Can I continue training with foot osteoarthritis?

Been diagnosed with osteoarthritis in your feet and worried you may no longer be able to run and train for, and compete in, triathlons? Chris Kay, a qualified sports rehabilitation specialist, explains how you can manage the condition and alleviate the symptoms, so you can still run.

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Osteoarthritis is a common injury where the cartilage within a joint has worn down, usually due to wear and tear over a long period of time. The cartilage is a shock absorber between two bones. This injury can arise from poor mechanics, increased repetitive impact-based exercise, as well as dietary factors and genetics. 

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In the case of osteoarthritis, the shoe’s purpose is to provide increased cushioning, therefore replace what has been lost within the joint, which is a very important factor when looking for trainers. The Hoka brand offers very well- cushioned but responsive trainers, and would be a good option if you haven’t tried them before.


The goal is to protect the joint and reduce pain by making it strong, so the musculature can do the job of the shock absorbing.

Firstly, strengthen the intrinsic muscle of the foot – a simple way to do this is to put a towel on a hard floor, put your toes over the edge of the towel and use your toes to pull it towards you repeatedly until the towel has been bunched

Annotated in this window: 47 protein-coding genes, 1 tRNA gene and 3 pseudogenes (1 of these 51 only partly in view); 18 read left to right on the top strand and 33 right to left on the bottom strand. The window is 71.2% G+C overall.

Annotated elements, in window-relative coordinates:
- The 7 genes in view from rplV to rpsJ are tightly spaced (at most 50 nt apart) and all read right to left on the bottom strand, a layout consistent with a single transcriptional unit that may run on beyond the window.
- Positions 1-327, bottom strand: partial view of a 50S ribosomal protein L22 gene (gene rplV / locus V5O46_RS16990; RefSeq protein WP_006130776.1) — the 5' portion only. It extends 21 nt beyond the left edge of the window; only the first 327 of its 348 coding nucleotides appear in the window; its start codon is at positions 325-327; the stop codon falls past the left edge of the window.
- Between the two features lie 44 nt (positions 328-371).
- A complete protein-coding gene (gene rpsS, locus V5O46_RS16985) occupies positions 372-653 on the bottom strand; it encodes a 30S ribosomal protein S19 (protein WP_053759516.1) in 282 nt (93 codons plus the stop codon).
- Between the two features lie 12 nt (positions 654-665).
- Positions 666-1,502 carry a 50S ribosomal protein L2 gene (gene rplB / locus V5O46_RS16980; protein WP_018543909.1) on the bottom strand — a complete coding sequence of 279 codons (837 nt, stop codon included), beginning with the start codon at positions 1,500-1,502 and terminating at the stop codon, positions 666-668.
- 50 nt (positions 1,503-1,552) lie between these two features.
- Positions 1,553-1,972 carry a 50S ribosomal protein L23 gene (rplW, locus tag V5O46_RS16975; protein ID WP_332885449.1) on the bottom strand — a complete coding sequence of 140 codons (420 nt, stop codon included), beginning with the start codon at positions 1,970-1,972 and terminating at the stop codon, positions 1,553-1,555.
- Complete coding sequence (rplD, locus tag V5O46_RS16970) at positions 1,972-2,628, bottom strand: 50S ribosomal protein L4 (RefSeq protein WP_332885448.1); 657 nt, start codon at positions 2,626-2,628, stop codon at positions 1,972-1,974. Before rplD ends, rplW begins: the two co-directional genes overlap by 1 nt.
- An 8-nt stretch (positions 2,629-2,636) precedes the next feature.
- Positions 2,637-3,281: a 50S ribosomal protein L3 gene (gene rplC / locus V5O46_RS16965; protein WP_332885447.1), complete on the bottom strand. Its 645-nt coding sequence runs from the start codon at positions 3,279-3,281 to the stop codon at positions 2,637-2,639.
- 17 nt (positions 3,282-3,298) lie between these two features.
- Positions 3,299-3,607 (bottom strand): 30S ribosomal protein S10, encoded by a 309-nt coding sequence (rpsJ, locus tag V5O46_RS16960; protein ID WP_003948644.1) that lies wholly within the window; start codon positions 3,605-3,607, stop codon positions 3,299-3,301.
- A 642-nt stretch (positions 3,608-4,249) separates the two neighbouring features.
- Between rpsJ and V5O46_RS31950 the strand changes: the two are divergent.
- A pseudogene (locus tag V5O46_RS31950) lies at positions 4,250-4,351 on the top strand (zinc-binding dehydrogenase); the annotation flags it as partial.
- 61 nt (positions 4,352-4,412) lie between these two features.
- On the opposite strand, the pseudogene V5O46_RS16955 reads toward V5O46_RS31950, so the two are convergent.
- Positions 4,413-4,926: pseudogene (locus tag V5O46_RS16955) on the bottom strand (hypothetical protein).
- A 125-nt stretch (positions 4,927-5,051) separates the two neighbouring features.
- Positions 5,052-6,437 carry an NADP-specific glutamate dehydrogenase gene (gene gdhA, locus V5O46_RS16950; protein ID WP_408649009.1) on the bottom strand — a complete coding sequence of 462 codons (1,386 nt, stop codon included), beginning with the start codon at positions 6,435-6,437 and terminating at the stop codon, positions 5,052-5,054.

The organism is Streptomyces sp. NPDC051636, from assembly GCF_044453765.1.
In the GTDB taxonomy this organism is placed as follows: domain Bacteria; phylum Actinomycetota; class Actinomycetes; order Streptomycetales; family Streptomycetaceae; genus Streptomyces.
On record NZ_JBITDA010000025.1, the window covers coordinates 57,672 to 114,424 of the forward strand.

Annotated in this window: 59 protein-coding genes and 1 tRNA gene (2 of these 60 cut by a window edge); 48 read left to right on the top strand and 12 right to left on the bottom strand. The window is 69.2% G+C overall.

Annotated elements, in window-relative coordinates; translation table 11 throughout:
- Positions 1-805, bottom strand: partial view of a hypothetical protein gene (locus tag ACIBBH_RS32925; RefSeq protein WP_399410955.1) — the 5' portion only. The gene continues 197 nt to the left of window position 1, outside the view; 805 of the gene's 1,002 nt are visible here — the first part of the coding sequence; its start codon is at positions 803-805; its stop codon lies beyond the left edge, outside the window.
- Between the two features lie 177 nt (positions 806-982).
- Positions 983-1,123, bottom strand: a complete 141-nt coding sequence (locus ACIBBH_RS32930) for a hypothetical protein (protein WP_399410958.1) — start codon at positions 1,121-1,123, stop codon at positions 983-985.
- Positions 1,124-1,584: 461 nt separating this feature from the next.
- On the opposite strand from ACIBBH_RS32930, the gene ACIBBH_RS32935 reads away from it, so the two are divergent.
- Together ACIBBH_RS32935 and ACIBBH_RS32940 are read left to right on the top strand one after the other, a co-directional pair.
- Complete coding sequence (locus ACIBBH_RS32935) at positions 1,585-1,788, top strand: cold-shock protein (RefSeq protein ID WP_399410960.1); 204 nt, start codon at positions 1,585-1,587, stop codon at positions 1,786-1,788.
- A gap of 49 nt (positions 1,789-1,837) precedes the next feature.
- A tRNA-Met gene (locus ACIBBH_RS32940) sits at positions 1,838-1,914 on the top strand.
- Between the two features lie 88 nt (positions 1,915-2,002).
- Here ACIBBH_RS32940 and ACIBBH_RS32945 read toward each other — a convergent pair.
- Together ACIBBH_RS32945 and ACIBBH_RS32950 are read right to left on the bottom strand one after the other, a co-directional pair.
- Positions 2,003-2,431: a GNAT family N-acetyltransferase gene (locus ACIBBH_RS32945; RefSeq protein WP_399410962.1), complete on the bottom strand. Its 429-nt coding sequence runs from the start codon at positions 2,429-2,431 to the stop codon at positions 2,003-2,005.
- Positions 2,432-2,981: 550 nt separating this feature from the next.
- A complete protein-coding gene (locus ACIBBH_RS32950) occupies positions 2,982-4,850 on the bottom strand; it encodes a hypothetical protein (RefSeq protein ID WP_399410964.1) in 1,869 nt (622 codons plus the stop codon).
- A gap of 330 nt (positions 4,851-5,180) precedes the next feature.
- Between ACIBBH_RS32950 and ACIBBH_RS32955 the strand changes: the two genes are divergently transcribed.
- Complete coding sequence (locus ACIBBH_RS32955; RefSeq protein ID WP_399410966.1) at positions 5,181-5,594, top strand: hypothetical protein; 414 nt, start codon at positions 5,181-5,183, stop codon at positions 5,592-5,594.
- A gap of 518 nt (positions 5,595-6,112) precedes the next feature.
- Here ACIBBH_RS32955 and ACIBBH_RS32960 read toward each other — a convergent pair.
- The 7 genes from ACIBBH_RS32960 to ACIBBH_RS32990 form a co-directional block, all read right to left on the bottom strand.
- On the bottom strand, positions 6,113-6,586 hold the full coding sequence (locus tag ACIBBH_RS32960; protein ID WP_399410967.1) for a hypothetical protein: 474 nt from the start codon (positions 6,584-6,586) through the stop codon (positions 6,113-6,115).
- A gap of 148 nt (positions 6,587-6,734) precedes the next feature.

up completely. Then repeat.

Another important aspect is to improve your balance. If you stand on one foot and it isn’t stable, then that means there’ll be more pressure on your foot when it hits the ground (running or walking). So, any single-leg balance work is beneficial (if that’s too easy then try standing one-legged on a Wobble Cushion or a couple of pillows on top of each other).

Lastly, I’d look at your knees and hips to make sure they’re stable; if the knee falls inwards this will put extra pressure on the joints within the foot, so gluteal and hamstring exercises are very useful for protecting the foot.

Are there any particular activities you should avoid?

Any repetitive load-bearing exercise will increase the chances of more wear and tear. Yet many people with bilateral osteoarthritis carry on running, but they also do lots of strength/balance work and improve their running technique to help, as well as wearing the correct trainers.

Have you any nutrition advice to help alleviate the symptoms?

An anti-inflammatory diet can also be supportive, such as one rich in fish, eggs and plants. Specifically, potent anti-inflammatory foods such as ginger, turmeric, garlic, and avocado can be helpful. Proteins and fats help build cartridge, such as glucosamine (a protein found in prawn tails and homemade bone broths and sold in tablet form) and ETA (a fat found in green-lipped mussels and available from Pernaton in capsule and gel form).

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Chris Kay is a qualified sports rehabilitation specialist, diagnosing sports injuries, biomechanical assessment, functional rehabilitation, sports massage involving deep tissue and myofascial techniques, as well as nutrition.

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